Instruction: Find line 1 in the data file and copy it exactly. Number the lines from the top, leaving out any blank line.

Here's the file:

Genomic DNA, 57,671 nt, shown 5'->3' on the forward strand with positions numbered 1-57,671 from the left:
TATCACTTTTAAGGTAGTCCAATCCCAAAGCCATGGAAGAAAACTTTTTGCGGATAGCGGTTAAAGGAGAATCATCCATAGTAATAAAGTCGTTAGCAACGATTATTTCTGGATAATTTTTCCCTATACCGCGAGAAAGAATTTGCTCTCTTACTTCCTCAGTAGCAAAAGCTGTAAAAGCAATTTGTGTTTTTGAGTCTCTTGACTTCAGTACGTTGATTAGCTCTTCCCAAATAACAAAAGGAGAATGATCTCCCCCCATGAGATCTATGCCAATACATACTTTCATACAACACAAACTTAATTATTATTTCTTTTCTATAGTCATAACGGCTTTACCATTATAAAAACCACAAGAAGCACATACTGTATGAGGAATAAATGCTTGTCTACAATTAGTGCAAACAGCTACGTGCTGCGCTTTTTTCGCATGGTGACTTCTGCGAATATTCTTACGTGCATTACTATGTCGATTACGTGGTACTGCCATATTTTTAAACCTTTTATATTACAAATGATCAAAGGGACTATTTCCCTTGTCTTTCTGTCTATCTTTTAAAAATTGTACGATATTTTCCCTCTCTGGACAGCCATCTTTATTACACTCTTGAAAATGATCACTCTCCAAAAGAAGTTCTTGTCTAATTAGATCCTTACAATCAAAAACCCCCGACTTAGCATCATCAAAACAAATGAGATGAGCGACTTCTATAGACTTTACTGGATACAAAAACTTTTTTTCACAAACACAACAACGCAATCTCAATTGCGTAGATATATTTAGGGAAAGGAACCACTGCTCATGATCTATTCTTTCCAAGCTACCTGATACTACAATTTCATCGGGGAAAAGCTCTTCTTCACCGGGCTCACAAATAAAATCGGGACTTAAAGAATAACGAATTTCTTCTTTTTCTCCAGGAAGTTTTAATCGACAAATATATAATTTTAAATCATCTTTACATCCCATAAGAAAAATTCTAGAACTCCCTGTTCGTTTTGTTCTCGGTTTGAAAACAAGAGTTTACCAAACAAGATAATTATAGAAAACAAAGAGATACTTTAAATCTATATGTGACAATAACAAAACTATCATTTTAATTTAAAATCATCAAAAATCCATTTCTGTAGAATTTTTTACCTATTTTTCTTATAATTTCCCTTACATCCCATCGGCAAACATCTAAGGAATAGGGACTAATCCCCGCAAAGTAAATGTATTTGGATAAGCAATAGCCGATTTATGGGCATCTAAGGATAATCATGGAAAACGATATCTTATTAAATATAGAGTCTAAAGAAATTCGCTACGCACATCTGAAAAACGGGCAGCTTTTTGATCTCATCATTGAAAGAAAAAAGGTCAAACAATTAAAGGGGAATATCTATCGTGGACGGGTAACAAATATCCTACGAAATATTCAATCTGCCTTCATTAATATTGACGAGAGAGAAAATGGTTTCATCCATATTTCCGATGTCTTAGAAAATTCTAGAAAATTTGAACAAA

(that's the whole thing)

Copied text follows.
Genomic DNA, 57,671 nt, shown 5'->3' on the forward strand with positions numbered 1-57,671 from the left: